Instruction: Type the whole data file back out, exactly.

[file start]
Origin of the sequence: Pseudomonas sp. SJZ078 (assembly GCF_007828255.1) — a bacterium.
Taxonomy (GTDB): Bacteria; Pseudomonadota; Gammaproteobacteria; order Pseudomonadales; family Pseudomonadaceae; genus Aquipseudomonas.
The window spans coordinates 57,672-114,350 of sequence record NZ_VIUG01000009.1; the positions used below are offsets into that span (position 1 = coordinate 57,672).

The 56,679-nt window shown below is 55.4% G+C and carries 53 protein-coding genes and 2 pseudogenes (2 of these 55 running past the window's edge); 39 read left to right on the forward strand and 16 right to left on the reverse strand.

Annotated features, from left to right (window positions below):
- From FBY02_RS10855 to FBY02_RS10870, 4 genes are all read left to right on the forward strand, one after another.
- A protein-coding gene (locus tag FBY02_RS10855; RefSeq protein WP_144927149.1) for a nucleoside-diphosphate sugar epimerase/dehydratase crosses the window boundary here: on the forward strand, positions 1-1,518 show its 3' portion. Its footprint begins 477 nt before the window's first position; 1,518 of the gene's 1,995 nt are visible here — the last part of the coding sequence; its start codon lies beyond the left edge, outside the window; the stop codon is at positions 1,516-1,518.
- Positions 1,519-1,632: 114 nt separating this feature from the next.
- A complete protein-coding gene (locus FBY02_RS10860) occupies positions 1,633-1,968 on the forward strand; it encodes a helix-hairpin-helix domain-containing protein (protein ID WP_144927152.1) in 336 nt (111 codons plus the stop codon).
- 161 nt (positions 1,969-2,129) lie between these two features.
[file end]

Origin of the sequence: Pseudomonas sp. SJZ078 (assembly GCF_007828255.1) — a bacterium.
Taxonomy (GTDB): Bacteria; Pseudomonadota; Gammaproteobacteria; order Pseudomonadales; family Pseudomonadaceae; genus Aquipseudomonas.
The window spans coordinates 57,672-114,350 of sequence record NZ_VIUG01000009.1; the positions used below are offsets into that span (position 1 = coordinate 57,672).

The 56,679-nt window shown below is 55.4% G+C and carries 53 protein-coding genes and 2 pseudogenes (2 of these 55 running past the window's edge); 39 read left to right on the forward strand and 16 right to left on the reverse strand.

Annotated features, from left to right (window positions below):
- From FBY02_RS10855 to FBY02_RS10870, 4 genes are all read left to right on the forward strand, one after another.
- A protein-coding gene (locus tag FBY02_RS10855; RefSeq protein WP_144927149.1) for a nucleoside-diphosphate sugar epimerase/dehydratase crosses the window boundary here: on the forward strand, positions 1-1,518 show its 3' portion. Its footprint begins 477 nt before the window's first position; 1,518 of the gene's 1,995 nt are visible here — the last part of the coding sequence; its start codon lies beyond the left edge, outside the window; the stop codon is at positions 1,516-1,518.
- Positions 1,519-1,632: 114 nt separating this feature from the next.
- A complete protein-coding gene (locus FBY02_RS10860) occupies positions 1,633-1,968 on the forward strand; it encodes a helix-hairpin-helix domain-containing protein (protein ID WP_144927152.1) in 336 nt (111 codons plus the stop codon).
- 161 nt (positions 1,969-2,129) lie between these two features.